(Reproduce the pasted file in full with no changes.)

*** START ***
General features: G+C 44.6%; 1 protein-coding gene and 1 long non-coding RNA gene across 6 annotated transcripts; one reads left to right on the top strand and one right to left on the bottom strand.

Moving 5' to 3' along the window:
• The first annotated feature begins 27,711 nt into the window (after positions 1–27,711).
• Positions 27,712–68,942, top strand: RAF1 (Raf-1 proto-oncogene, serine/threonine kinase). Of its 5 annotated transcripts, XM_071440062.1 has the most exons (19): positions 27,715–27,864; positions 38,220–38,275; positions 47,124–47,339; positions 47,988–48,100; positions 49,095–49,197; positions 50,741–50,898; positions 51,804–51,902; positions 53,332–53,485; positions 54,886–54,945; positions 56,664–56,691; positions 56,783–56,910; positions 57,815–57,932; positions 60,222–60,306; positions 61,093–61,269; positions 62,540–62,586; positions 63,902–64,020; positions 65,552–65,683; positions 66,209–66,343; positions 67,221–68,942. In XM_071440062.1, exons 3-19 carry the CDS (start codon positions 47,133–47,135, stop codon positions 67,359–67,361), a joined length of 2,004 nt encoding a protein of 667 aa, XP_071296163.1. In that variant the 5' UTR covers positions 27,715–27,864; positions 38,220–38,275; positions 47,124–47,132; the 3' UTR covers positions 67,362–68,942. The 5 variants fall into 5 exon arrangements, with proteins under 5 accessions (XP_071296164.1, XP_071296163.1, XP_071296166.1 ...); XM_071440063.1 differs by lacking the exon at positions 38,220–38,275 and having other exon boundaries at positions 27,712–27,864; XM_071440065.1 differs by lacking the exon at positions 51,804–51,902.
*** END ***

General features: G+C 44.6%; 1 protein-coding gene and 1 long non-coding RNA gene across 6 annotated transcripts; one reads left to right on the top strand and one right to left on the bottom strand.

Moving 5' to 3' along the window:
• The first annotated feature begins 27,711 nt into the window (after positions 1–27,711).
• Positions 27,712–68,942, top strand: RAF1 (Raf-1 proto-oncogene, serine/threonine kinase). Of its 5 annotated transcripts, XM_071440062.1 has the most exons (19): positions 27,715–27,864; positions 38,220–38,275; positions 47,124–47,339; positions 47,988–48,100; positions 49,095–49,197; positions 50,741–50,898; positions 51,804–51,902; positions 53,332–53,485; positions 54,886–54,945; positions 56,664–56,691; positions 56,783–56,910; positions 57,815–57,932; positions 60,222–60,306; positions 61,093–61,269; positions 62,540–62,586; positions 63,902–64,020; positions 65,552–65,683; positions 66,209–66,343; positions 67,221–68,942. In XM_071440062.1, exons 3-19 carry the CDS (start codon positions 47,133–47,135, stop codon positions 67,359–67,361), a joined length of 2,004 nt encoding a protein of 667 aa, XP_071296163.1. In that variant the 5' UTR covers positions 27,715–27,864; positions 38,220–38,275; positions 47,124–47,132; the 3' UTR covers positions 67,362–68,942. The 5 variants fall into 5 exon arrangements, with proteins under 5 accessions (XP_071296164.1, XP_071296163.1, XP_071296166.1 ...); XM_071440063.1 differs by lacking the exon at positions 38,220–38,275 and having other exon boundaries at positions 27,712–27,864; XM_071440065.1 differs by lacking the exon at positions 51,804–51,902.